The application for the seminar will be handled via the TUM matching system. There is a big interest in this seminar, so put a high priority on it if you're really interested.
Here is a short questionnaire about applyng to this seminar that you can optionally fill in if you are very interested in the seminar. Please log in to fill the questionnaire. Some of the data will be filled in automatically.
What you answer there might influence that you get a higher priority on the matching system. However, you have to be aware that in some cases the matching system doesn't choose you for the seminar even if the course organiser gave you priority.
The pre-course meeting will take place on January 28th, 16:00h in this BBB room.
|14th May 2021
|Have the first draft of the paper
|11th June 2021
|Have the first draft of the slides
|21st June 2021
|Hand in the final version of the paper and the slides
|22nd - 24th June 2021
|Talks (obligatory attendance to all of them)
Rust provides high speed of execution and memory efficiency which is expected from modern software. Many tools that aim for efficiency are currently being developed in C++ which requires a lot of effort and discipline from programmers in order to preserve security and reliability. Rust was developed by Mozilla Research to combine the efficiency of C++ with the memory safety of automatic memory management (as in Java and C#) and functional programming concepts (as in Ocaml).
The central feature of Rust is its ownership model that assures memory management. Rust rejects code that could cause reliability issues already at compile-time and gives useful feedback in a form of verbose warnings and error messages.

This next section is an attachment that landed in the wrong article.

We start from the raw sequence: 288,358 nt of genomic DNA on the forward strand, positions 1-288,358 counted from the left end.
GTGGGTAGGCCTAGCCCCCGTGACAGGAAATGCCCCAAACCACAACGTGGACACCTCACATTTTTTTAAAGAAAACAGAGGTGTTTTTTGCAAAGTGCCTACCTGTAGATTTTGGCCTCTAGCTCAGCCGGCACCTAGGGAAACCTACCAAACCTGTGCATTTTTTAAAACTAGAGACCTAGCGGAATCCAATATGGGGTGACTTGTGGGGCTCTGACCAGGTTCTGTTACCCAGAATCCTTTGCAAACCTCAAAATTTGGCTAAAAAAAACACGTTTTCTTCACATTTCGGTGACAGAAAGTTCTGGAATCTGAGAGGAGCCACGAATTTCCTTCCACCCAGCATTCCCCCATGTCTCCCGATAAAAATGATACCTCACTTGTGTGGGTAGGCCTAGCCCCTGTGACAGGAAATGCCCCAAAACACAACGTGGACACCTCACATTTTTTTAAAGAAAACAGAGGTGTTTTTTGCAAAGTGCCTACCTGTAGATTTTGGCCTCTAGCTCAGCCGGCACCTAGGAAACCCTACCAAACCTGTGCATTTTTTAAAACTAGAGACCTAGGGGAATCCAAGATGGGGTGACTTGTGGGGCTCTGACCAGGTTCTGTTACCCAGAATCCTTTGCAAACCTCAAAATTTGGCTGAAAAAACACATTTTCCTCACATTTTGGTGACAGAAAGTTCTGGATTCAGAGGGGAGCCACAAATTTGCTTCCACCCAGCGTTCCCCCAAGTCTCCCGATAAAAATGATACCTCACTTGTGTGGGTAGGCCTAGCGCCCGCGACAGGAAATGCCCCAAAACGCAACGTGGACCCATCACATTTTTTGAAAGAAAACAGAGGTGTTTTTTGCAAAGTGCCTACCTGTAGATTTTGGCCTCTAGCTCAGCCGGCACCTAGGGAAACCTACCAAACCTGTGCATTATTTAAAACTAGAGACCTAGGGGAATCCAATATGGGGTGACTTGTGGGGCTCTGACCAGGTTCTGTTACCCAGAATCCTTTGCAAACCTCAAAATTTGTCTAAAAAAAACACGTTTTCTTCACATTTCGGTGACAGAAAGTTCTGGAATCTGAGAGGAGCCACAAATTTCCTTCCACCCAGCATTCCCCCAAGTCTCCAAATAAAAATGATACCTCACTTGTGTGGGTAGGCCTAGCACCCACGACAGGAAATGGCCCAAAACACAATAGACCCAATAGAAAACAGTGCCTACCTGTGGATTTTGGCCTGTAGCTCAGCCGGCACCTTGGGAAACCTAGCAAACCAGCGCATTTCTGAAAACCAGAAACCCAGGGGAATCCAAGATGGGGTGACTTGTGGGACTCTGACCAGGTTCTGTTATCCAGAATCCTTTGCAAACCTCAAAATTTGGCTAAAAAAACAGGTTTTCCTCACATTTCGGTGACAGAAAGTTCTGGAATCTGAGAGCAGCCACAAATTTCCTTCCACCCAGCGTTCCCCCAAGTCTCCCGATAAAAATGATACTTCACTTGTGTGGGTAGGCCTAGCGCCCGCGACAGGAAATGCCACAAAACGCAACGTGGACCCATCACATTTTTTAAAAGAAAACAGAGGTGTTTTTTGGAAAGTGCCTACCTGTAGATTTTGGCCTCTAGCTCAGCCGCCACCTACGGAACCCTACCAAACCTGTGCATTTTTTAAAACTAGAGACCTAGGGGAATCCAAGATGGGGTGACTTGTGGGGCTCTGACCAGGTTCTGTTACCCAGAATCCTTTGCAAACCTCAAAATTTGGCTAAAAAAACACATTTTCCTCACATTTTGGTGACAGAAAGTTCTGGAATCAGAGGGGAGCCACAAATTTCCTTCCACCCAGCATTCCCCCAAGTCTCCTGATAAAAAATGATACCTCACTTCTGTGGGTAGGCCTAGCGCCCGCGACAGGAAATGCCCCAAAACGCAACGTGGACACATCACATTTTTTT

In this seminar, we will explore the main concepts of Rust and its modern applications. The concepts and applications will be presented with their advantages and disadvantages, together with some running examples, and discussed with the audience.
The seminar is intended for Master students, but advanced Bachelor students are welcome as well.
All events of the seminar will be held online in this BBB room.
The seminar is planned for about 14 students that will prepare a written paper and a talk, both in English.
It is obligatory to attend all the talks to pass the course.
The course participants will be provided with LaTex templates for the paper and for the presentation. The paper should be 10 pages long and the talk should last 45 minutes in total (30 minutes for presentation + 15 minutes for questions and discussion).
Talks have to demonstrate a concept using real code and working code examples should be part of the presentation.
Language: good written and spoken English
There are no formal prerequisites, but this course is intended for people who love programming and want to learn about the concepts and applications of Rust. :D
- Comparison of Rust Basic Concepts with C++ and Java
- IDEs, Tools and Module System for Rust
- Ownership and Lifetimes
- Reference Counting and Garbage Collection
- Polymorphism, Traits, Generic Types
- Collections (Vec, LinkedList, HashMap...) and Iterators in Rust
- Functional Programming Concepts in Rust
- Macros in Rust
- Concurrency in Rust
- IPC in Rust
- Rust for Network Servers
- Rust and WebAssembly for Web Applications
- Rust for Embedded Programming
- The Future of Rust
- Unsafe Rust
Additional ideas are welcome! :)
Questions and Answers
In case you want to publish the materials you produce during this seminar, please consult the TUM Studienberatung. Generally, there is some non-TUM specific information here on that topic on the following links: https://www.bmbf.de/upload_filestore/pub/Handreichung_UrhWissG.pdf, https://www.urheberrecht.de/wissenschaft/, but rather check it for your own specific case.